ESPN’s Awful Boxing Production A Black Eye
ESPN’s lackluster coverage of Saturday’s heavyweight title fight featuring Vitali Kilitschko was a black eye – both for the sport and the network.
It was a sad commentary on the once-mighty sport that a heavyweight championship bout was relegated to ESPN Classic first of all.
But it was also a shoddy presentation that was comically below the standards of any outfit claiming to be “The Worldwide Leader In Sports.”
Boxing’s heavyweight division – once its calling card – is now a punchless group of pugilists at best. So fight fans (like myself) are lucky that ESPN bothered to carry it at all, even when they dumped it onto ESPN Classic, reportedly because they were contractually obligated to show college wrestling.
But the show itself was terrible. Admittedly, ESPN had a very high bar to hit in a sport for which the standard is set by HBO Sports, which does boxing as well or better than any network does any sport in this country.
HBO productions are always rich with top-quality taped pieces and a run of show setting up the anticipation of the night’s main event, with the production values always top-class from start to finish. And for bigger fights, HBO starts long before fight night with its critically-acclaimed 24/7 series, which is basically a multi-episode infomercial for the fight, but it’s done so well and compellingly that you don’t really care.
So when ESPN opened the show cold in the arena in Germany with Klitschko already walking out of his dressing room, the viewer had to jump right into it. Forget the backstory, it was fight time.
And it was tougher to get acclimated once you realized the announcers were not across the pond, but were calling it from a studio back in The States.
Now often that doesn’t matter, as it is long a staple of other international affairs such as soccer (including on ESPN), and when done well (as ESPN usually does), a viewer doesn’t notice. And the choice to keep the announcers home for a low-interest event was very much understandable in these economic times.
But the audio mix was so bad on this production that to a TV viewer the arena had all the atmosphere of a Kansas City Royals game in August.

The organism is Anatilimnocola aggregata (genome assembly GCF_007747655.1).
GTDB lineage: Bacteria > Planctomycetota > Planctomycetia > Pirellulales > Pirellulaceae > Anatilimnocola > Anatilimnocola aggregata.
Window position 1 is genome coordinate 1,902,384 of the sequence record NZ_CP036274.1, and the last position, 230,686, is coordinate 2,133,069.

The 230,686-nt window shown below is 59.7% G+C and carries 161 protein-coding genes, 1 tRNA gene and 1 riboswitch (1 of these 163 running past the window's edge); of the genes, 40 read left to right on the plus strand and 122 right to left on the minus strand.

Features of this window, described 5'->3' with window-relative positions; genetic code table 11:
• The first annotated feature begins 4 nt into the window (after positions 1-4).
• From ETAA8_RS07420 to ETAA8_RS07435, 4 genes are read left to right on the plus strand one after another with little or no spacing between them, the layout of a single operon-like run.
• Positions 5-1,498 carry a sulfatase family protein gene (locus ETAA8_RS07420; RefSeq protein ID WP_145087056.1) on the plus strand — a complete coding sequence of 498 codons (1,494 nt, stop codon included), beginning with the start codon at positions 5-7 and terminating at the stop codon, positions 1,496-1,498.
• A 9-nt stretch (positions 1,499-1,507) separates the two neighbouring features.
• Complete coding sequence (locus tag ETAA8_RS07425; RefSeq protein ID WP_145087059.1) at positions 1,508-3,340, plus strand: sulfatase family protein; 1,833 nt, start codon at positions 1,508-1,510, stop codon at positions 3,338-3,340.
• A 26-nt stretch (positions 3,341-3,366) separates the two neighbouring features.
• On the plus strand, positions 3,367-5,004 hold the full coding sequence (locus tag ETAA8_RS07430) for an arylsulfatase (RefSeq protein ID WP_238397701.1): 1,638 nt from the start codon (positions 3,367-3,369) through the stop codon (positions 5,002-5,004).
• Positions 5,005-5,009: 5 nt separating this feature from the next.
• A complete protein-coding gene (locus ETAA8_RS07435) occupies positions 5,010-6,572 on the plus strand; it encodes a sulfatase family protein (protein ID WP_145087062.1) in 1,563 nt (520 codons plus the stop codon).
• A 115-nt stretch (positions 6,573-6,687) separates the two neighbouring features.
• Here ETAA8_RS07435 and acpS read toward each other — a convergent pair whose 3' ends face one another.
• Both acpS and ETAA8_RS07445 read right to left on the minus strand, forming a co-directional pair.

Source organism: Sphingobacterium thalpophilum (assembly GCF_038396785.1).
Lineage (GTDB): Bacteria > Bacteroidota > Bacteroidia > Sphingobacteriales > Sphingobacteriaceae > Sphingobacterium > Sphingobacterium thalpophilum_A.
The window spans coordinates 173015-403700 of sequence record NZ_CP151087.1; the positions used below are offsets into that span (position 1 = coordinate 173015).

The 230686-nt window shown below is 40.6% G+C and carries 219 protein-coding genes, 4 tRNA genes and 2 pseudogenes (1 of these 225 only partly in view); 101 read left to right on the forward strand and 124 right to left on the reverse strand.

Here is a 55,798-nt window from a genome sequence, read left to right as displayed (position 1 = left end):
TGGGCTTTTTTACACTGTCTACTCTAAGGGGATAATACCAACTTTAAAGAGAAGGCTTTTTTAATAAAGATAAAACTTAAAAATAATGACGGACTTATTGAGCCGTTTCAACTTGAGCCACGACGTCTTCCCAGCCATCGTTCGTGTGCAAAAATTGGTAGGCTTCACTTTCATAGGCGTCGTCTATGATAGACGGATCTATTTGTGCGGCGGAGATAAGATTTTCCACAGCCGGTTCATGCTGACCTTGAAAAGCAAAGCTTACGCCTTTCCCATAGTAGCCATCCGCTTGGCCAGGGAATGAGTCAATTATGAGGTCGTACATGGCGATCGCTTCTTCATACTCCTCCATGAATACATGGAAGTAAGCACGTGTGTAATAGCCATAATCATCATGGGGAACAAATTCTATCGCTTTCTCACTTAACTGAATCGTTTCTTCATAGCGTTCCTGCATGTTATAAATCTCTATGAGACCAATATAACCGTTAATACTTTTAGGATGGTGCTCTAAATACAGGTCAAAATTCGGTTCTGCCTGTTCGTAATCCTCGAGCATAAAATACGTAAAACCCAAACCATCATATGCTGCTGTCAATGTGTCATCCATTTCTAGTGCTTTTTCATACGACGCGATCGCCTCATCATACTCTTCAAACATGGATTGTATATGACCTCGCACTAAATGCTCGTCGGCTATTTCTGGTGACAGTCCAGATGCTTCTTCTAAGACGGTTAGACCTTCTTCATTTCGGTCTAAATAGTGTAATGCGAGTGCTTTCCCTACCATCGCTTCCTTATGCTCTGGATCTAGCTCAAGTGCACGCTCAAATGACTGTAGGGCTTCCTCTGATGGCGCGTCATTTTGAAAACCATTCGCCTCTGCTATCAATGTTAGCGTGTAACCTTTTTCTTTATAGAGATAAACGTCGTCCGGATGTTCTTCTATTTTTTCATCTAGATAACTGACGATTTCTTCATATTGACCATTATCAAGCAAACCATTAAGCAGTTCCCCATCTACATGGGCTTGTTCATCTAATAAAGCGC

And once the fight started, in typical ESPN fashion, the screen was way too cluttered. There was the usual ESPN scroll across the bottom, two different ESPN-branded logos, and the entire fight they left up the names of the fighters and the color of their trunks. And trust me, it ain’t hard to tell Vitali Klitschko and Juan Carlos Gomez apart.
After Klitschko’s win, ESPN tried to stick with the post-fight interviews, but production-wise that was a total train wreck, too.
Again, as a boxing fan I hate to bite the hand that feeds me, because if ESPN didn’t step up, there is a good chance this fight would not have been on TV, and I would have had to spend the hour watching my March Madness picks go further down the toilet.
So thanks for that, ESPN. And I get not sending announcers Brian Kenny and Teddy Atlas to Germany, because this fight was probably of interest to me and about 13 other Americans. And the often-boring fight itself was why God invented the fast-forward button on the TiVo, and Exhibit A of why heavyweight boxing is in the tank.
But when you are used to the top-rank quality of HBO Sports, or even the solid work of a Showtime or Versus when it comes to boxing, ESPN’s shoddy presentation was a punch below the belt to boxing fans, and definitely to the network’s reputation as well. Luckily for them, I doubt many people were watching.